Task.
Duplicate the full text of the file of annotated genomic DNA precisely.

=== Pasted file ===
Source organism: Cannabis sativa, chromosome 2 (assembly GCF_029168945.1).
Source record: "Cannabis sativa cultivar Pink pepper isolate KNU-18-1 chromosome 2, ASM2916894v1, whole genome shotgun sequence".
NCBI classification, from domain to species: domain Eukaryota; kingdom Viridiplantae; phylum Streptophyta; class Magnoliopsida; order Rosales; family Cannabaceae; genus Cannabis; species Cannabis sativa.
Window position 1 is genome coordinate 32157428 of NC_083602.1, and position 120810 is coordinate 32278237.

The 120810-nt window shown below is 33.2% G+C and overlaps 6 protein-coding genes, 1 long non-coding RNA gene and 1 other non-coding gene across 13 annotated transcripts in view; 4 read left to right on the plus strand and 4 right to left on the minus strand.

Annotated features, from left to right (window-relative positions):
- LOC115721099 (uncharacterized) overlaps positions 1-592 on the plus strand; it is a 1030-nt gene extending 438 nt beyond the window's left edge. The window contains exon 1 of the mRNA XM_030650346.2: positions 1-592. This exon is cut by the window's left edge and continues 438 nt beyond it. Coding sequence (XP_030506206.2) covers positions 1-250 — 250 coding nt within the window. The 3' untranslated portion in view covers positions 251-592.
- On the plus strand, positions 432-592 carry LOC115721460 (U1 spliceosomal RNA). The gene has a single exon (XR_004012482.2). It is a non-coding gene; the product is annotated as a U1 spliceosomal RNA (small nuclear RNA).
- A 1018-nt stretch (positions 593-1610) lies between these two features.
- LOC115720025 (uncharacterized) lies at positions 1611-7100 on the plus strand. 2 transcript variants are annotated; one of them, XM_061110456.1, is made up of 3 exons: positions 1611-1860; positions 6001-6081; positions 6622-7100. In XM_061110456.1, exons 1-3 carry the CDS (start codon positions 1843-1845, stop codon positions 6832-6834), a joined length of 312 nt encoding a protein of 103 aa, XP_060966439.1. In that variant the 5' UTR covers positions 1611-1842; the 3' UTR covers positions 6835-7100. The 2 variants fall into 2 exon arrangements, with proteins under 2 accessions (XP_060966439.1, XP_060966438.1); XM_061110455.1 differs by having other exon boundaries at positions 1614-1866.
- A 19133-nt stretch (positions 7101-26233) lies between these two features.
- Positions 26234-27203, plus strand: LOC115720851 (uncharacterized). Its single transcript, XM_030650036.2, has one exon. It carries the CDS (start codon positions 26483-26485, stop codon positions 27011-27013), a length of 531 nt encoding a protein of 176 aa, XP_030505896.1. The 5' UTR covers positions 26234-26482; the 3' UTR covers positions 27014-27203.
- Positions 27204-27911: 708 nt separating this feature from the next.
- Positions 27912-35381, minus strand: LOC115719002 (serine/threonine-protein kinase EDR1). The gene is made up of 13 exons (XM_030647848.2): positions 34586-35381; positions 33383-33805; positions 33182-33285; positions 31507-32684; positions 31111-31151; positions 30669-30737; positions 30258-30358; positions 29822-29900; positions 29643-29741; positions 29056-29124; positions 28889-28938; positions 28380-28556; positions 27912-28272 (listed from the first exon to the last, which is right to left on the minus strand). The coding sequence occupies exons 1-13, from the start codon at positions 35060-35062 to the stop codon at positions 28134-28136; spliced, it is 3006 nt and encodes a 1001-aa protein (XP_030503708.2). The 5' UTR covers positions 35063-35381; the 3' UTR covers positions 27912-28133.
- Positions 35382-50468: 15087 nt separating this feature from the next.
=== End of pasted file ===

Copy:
Source organism: Cannabis sativa, chromosome 2 (assembly GCF_029168945.1).
Source record: "Cannabis sativa cultivar Pink pepper isolate KNU-18-1 chromosome 2, ASM2916894v1, whole genome shotgun sequence".
NCBI classification, from domain to species: domain Eukaryota; kingdom Viridiplantae; phylum Streptophyta; class Magnoliopsida; order Rosales; family Cannabaceae; genus Cannabis; species Cannabis sativa.
Window position 1 is genome coordinate 32157428 of NC_083602.1, and position 120810 is coordinate 32278237.

The 120810-nt window shown below is 33.2% G+C and overlaps 6 protein-coding genes, 1 long non-coding RNA gene and 1 other non-coding gene across 13 annotated transcripts in view; 4 read left to right on the plus strand and 4 right to left on the minus strand.

Annotated features, from left to right (window-relative positions):
- LOC115721099 (uncharacterized) overlaps positions 1-592 on the plus strand; it is a 1030-nt gene extending 438 nt beyond the window's left edge. The window contains exon 1 of the mRNA XM_030650346.2: positions 1-592. This exon is cut by the window's left edge and continues 438 nt beyond it. Coding sequence (XP_030506206.2) covers positions 1-250 — 250 coding nt within the window. The 3' untranslated portion in view covers positions 251-592.
- On the plus strand, positions 432-592 carry LOC115721460 (U1 spliceosomal RNA). The gene has a single exon (XR_004012482.2). It is a non-coding gene; the product is annotated as a U1 spliceosomal RNA (small nuclear RNA).
- A 1018-nt stretch (positions 593-1610) lies between these two features.
- LOC115720025 (uncharacterized) lies at positions 1611-7100 on the plus strand. 2 transcript variants are annotated; one of them, XM_061110456.1, is made up of 3 exons: positions 1611-1860; positions 6001-6081; positions 6622-7100. In XM_061110456.1, exons 1-3 carry the CDS (start codon positions 1843-1845, stop codon positions 6832-6834), a joined length of 312 nt encoding a protein of 103 aa, XP_060966439.1. In that variant the 5' UTR covers positions 1611-1842; the 3' UTR covers positions 6835-7100. The 2 variants fall into 2 exon arrangements, with proteins under 2 accessions (XP_060966439.1, XP_060966438.1); XM_061110455.1 differs by having other exon boundaries at positions 1614-1866.
- A 19133-nt stretch (positions 7101-26233) lies between these two features.
- Positions 26234-27203, plus strand: LOC115720851 (uncharacterized). Its single transcript, XM_030650036.2, has one exon. It carries the CDS (start codon positions 26483-26485, stop codon positions 27011-27013), a length of 531 nt encoding a protein of 176 aa, XP_030505896.1. The 5' UTR covers positions 26234-26482; the 3' UTR covers positions 27014-27203.
- Positions 27204-27911: 708 nt separating this feature from the next.
- Positions 27912-35381, minus strand: LOC115719002 (serine/threonine-protein kinase EDR1). The gene is made up of 13 exons (XM_030647848.2): positions 34586-35381; positions 33383-33805; positions 33182-33285; positions 31507-32684; positions 31111-31151; positions 30669-30737; positions 30258-30358; positions 29822-29900; positions 29643-29741; positions 29056-29124; positions 28889-28938; positions 28380-28556; positions 27912-28272 (listed from the first exon to the last, which is right to left on the minus strand). The coding sequence occupies exons 1-13, from the start codon at positions 35060-35062 to the stop codon at positions 28134-28136; spliced, it is 3006 nt and encodes a 1001-aa protein (XP_030503708.2). The 5' UTR covers positions 35063-35381; the 3' UTR covers positions 27912-28133.
- Positions 35382-50468: 15087 nt separating this feature from the next.